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With Due Respect

Searches at police checkpoints

How should police and military officers conduct, and how should the people regard, the checkpoints that are set up (especially during the current pandemic) to safeguard the security, safety, and health of citizens?

The Supreme Court in People v. Sapla (Aug. 19, 2020, ably penned by Justice Alfredo Benjamin S. Caguioa)—featured in this space last Sunday—taught us valuable answers. To be understood by lay persons, let me try to summarize them, together with those found in other decisions, thus:

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To begin with, the Constitution deems “inviolable” the right of the people against UNREASONABLE searches and/or seizures. On the other hand, a search and/or seizure cease to be unreasonable and become reasonable, as a rule, when ordered by a judge through a written search warrant.

In turn, a judge may issue a search warrant only after (1) the judge determines the existence of PROBABLE CAUSE (2) via the judge’s PERSONAL examination (3) of the complainant and other witnesses presented under oath or affirmation before the judge, (4) with the place to be searched and (5) persons or things to be seized (6) particularly described in the search warrant. To be valid, the search warrant must satisfy all these six elements. A judge who does not follow them may be sued in, and administratively sanctioned, by the Court.

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Probable cause is not determined by a fixed formula. In general, it exists when there are “facts and circumstances which could lead a reasonably discreet and prudent person to believe (1) that an offense had been committed and (2) that the items, articles or objects sought in connection with the said offense are in the place to be searched.”

Seven exceptions to this general rule have been allowed by jurisprudence over the years. Thus, a search warrant is not required when the search (1) is incidental to a lawful arrest; (2) involves an article to be seized in the “plain view” of the police officer; (3) is to be conducted in a vehicle; (4) is consented to by the accused; (5) is done by the customs authorities in ports of entry or exit; (6) is characterized as a “stop and frisk” operation; or (7) is a part of “exigent and emergency circumstances.”

Today, let us focus on the third exception. Normally and routinely, the search of a vehicle (boat, car, bus, truck, or tricycle) is done through “visual inspections” only. Here, police officers may (1) draw aside the curtain of a vacant vehicle stopped or parked in a public place; (2) look at or around the vehicle without touching it; (3) use a flashlight without opening any vehicle door; but (4) should not subject the vehicle’s occupants, if any, to physical or body search.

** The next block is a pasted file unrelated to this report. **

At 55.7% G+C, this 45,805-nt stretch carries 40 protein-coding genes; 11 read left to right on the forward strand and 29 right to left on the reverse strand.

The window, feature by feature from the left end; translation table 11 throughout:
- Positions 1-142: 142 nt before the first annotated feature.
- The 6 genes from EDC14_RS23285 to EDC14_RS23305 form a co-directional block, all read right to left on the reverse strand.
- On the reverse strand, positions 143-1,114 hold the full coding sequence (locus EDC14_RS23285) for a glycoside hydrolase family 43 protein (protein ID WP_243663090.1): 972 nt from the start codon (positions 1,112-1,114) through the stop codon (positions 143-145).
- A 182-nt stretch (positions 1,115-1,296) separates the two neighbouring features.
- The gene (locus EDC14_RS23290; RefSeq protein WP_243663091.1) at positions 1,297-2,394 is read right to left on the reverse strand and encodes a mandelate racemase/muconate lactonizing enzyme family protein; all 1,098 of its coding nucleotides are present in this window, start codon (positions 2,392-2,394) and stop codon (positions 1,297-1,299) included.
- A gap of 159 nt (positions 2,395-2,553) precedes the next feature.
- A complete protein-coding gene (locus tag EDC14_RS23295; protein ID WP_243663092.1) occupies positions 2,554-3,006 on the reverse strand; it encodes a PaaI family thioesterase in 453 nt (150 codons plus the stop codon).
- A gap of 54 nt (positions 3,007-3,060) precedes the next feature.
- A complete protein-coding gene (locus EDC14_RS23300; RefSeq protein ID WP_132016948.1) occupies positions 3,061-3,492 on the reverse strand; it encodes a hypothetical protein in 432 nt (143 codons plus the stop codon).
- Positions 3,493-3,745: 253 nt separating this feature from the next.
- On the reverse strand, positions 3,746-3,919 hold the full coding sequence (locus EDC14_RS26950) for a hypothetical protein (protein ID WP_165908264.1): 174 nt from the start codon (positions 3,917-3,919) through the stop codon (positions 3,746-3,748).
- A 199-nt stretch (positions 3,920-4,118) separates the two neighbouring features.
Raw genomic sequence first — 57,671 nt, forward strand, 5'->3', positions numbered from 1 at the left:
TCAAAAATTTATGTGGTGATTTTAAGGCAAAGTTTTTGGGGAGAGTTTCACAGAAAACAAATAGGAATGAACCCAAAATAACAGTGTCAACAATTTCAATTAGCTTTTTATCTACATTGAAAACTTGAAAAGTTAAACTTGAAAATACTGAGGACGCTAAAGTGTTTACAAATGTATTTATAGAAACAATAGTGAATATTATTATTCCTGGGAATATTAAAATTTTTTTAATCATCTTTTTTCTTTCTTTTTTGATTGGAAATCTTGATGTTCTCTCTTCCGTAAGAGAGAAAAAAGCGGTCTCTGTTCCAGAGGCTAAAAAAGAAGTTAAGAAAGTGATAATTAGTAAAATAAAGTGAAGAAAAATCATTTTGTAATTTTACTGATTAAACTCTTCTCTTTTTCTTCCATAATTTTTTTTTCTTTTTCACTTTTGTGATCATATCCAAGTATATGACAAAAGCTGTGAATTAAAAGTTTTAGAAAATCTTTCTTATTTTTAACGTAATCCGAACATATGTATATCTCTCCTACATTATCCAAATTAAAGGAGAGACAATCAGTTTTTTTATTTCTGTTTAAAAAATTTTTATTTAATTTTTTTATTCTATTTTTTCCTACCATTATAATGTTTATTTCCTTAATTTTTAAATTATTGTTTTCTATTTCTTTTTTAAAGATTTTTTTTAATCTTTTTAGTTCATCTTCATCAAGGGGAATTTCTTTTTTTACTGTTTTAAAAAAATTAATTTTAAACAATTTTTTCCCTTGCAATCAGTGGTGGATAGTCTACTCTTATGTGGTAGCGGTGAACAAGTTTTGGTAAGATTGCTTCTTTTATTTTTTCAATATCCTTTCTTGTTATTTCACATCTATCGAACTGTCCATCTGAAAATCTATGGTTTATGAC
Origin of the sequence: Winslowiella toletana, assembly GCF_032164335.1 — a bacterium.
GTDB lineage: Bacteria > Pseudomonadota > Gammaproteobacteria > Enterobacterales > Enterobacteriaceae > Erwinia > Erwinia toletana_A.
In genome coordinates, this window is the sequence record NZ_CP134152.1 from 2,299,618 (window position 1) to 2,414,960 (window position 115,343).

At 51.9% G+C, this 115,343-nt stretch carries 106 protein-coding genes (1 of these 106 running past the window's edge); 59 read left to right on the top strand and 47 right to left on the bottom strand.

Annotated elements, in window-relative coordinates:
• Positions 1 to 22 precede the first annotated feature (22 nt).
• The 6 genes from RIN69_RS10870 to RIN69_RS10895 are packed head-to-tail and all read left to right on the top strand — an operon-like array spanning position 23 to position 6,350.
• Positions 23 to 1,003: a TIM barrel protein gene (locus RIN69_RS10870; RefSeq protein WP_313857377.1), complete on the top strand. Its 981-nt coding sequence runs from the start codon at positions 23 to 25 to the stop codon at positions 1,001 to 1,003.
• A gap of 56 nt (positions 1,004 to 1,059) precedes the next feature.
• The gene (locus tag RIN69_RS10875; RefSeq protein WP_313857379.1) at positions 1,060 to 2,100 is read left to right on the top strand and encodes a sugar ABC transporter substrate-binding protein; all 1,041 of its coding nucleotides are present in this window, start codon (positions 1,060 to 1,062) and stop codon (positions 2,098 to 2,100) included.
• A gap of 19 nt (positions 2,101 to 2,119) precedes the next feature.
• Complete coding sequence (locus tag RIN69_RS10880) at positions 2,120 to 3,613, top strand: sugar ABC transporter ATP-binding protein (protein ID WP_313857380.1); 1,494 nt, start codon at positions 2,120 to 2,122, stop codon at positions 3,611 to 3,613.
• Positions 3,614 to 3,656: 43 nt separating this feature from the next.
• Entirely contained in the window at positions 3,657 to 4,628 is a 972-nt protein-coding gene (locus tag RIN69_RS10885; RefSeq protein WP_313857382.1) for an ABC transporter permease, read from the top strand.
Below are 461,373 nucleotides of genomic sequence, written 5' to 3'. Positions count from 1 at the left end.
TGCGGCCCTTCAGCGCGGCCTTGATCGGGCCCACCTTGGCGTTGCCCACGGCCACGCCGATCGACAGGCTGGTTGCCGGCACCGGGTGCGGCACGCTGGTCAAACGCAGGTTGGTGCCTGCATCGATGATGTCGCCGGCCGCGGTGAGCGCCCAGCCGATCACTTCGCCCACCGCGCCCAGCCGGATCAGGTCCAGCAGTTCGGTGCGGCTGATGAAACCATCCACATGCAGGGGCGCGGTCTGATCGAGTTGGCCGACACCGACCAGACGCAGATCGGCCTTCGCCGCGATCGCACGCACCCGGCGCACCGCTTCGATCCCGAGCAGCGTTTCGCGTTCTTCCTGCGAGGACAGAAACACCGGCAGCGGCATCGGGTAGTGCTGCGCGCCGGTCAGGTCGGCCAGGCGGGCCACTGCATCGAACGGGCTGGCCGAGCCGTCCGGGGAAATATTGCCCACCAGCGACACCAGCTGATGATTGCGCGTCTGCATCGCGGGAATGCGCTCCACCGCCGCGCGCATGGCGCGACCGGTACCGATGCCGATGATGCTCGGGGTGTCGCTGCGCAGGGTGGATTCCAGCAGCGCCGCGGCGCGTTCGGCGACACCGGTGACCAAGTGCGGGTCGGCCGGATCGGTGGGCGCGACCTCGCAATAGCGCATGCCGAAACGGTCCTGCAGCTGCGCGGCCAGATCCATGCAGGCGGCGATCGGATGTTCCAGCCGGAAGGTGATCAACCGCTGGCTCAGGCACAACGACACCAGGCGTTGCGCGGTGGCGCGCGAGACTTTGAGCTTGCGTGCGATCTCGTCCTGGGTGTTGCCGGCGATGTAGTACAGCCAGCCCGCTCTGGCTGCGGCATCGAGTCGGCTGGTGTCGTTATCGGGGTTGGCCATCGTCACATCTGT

To subject a vehicle to “extensive and intrusive search” beyond the normal and routine visual inspection, the policemen (like judges) must have PROBABLE CAUSE to believe PRIOR TO THE SEARCH that (1) a crime had been committed and (2) the article or object (usually prohibited drugs) pertaining to the crime that had just been committed can be found in the vehicle to be searched.

Note that the police cannot search a vehicle and the occupants thereof on the sole basis of an anonymous tip or a verbal statement by an informant. The tip, text, or verbal statement must first be verified by the policemen through his/her own personal knowledge (not hearsay) prior to the search that there is probable cause to believe that (1) a crime had been committed, and (2) the evidence of the crime, like the prohibited drugs, are in the vehicle to be searched. To repeat, a tip, standing alone, is not sufficient to constitute probable cause.

In short, to avoid being victimized by unscrupulous law officers at checkpoints, citizens may bring a hard copy of this and last Sunday’s columns to guide them (and the law-abiding policemen); they should assert their rights firmly but peacefully (not forcefully). Otherwise, they may be deemed to have waived them and to have consented to the search; and, if they do so, courts will not be able to help them per exception number 4 above.

Without search warrants issued by judges, police and military officers are allowed by law to conduct only visual inspections at checkpoints. Should they conduct an “extensive search” by searching for or seizing articles or persons without first determining probable cause, they can be held criminally, civilly, and administratively liable now or in the future.

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TAGS: Artemio V. Panganiban, checkpoint searches, With Due Respect
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